Royal Ascot: summer spectacular will have record prize-money this yearPICTURE: Edward Whitaker (racingpost.com/photos)
Prize fund for Royal Ascot hits £5 million
ROYAL ASCOT will feature prize-money of £5 million for the first time this year, while the Windsor Forest Stakes has been renamed to commemorate the new title given to Prince William.
The £500,000 increase in purses represents a rise of 11 per cent and is part of a total for the 2013 season at Ascot of just more than £10m. While that landmark was breached in 2008, this year's amount does not include the £3.4m on offer on Qipco British Champions Day, which is an industry joint venture.
Ascot has increased prizemoney for the St James's Palace Stakes and Coronation Stakes by £100,000 to £350,000, to bring them in line with the Queen Anne Stakes, King's Stand Stakes and Gold Cup.
The Duke of Cambridge Stakes - the new name for the Windsor Forest - has been increased in value by £25,000 to £125,000.
Her Majesty's representative at Ascot Johnny Weat herby said yesterday: "We're delighted to be able to announce these prize-money increases today. A £5 million royal meeting is a real milestone for the country's flagship Flat race meeting.
"We're also naturally thrilled Her Majesty The Queen has graciously consented to renaming the Windsor Forest in honour of her grandson, the Duke of Cambridge."
Other notable increases across the meeting include the Royal Hunt Cup and Wokingham rising by £25,000 to £150,000, while the Coventry Stakes and Queen Mary Stakes, for which the Ascot executive retains ambitions of promotion to Group 1 status, will be worth six-figure sums in 2013.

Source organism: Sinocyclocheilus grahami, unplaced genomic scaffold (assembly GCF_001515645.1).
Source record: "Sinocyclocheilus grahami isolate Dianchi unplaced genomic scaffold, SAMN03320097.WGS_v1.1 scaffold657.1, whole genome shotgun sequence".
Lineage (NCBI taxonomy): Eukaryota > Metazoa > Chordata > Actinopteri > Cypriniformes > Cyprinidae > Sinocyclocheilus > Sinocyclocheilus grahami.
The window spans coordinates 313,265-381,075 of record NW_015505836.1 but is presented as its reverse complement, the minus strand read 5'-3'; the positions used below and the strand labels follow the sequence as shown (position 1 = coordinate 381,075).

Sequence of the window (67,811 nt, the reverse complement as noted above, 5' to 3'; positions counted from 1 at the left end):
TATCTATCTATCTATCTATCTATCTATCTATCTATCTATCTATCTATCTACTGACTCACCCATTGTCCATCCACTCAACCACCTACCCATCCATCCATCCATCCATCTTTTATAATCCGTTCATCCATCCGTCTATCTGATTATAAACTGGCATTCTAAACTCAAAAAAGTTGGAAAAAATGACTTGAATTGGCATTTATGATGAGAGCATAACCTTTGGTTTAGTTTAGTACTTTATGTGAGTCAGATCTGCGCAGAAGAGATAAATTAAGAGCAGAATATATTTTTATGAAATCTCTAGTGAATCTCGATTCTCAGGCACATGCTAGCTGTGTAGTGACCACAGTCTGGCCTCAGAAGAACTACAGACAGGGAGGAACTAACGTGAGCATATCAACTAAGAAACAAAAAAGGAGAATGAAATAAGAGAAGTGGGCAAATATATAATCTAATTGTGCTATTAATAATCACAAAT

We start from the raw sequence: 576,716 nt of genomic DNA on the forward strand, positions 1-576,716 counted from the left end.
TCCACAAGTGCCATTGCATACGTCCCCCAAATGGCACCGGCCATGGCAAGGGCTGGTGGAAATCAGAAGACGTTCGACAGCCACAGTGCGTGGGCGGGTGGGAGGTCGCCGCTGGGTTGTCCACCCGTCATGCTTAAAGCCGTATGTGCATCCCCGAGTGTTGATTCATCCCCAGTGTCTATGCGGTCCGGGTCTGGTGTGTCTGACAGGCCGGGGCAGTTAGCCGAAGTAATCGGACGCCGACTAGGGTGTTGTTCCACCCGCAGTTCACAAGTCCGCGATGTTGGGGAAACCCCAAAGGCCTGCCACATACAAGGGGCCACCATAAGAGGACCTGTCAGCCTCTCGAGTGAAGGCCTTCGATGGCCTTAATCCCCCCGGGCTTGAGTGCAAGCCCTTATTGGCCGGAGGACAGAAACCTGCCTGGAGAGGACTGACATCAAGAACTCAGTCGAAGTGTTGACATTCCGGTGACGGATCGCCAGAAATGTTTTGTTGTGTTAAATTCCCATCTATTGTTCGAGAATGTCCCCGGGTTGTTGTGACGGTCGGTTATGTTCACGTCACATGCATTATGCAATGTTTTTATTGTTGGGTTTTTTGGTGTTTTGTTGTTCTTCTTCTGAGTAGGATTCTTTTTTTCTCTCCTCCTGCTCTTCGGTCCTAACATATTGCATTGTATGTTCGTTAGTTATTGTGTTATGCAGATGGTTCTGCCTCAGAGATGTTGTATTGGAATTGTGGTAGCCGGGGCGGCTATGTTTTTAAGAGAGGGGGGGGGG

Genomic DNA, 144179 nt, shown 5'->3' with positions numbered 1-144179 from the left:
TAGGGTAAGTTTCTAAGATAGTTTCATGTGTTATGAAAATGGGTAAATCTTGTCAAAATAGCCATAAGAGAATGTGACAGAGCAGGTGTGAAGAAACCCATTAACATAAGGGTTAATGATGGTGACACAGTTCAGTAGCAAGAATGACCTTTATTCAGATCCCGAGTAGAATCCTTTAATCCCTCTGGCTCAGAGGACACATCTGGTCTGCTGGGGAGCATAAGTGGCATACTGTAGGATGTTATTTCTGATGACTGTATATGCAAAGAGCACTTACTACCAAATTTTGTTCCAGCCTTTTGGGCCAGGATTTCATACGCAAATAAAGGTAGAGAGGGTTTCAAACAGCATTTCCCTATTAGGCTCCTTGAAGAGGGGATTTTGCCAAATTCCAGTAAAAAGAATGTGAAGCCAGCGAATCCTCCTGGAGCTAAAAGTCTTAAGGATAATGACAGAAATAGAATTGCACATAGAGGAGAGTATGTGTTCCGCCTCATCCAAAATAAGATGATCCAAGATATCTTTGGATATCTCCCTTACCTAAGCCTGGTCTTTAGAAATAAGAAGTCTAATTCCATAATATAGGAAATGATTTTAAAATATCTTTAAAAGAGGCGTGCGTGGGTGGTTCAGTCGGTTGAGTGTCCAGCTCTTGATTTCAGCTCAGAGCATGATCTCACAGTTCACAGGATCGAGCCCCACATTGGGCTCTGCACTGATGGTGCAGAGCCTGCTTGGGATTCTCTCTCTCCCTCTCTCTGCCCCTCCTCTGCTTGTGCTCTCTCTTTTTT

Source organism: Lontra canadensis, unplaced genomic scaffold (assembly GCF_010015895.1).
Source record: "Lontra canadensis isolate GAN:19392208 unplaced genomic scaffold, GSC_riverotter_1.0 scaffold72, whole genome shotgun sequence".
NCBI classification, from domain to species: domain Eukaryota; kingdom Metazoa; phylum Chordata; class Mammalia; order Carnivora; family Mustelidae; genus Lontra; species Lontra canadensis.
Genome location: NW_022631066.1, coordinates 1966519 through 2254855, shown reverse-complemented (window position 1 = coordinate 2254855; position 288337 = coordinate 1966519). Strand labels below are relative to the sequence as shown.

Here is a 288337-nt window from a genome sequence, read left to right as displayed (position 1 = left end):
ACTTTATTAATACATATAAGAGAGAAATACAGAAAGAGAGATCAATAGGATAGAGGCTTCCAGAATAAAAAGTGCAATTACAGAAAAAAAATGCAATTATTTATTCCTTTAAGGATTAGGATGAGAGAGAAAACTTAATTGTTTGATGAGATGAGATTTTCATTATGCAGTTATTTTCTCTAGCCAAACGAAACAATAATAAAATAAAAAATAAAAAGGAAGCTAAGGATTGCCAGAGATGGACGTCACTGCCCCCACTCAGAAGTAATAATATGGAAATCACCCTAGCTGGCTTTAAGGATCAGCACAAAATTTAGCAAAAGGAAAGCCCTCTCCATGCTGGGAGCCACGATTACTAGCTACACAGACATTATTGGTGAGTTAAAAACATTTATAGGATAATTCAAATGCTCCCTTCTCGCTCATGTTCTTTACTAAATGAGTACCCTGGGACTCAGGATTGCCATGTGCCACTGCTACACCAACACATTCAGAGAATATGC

Ascot chief executive Charles Barnett said: "We've worked hard to make the international races competitive globally in recent years and our focus this year has been to enhance the top three-year-old races, the feature handicaps, t he two-year-old championships and the programme generally."
He added: "We have seen some remarkable racing at Ascot in recent years and, while the importance of winning at Royal Ascot both in terms of prestige and in value to the bloodstock industry can't be denied, increasing prize-money is equally crucial to attracting the best horses to run in a highly competitive market."
Ascot hosted five of the top 11 Group/Grade 1 races in the world over the past three years, based on an average of t he World Thoroughbred Ranking ratings of the first four placed horses, a table published yesterday by the Inter national Federation of Horseracing Authorities revealed.
Last year Ascot plugged the shortfall from a decline in central funding by increasing prizemoney by £900,000 to £9.4m - 23 per cent of the annual increase in purses across all racecourses.
Despite the fall in levy being reversed, Ascot said it would maintain its position as the largest executive contributor to prize-money. Ascot head of PR Nick Smith said: "Having plugged gaps we're now using the increase we're getting this year to improve prize-money further."
Discussions with the Horsemen's Group about how prizemoney agreements might work, possibly as soon as 2014, were described as "fruitful".
Other developments include the launch yesterday of both the new ascot.co.uk website and the style guide for 2013. Stricter dress codes were introduced for Royal Ascot in 2012 and have been left unchanged.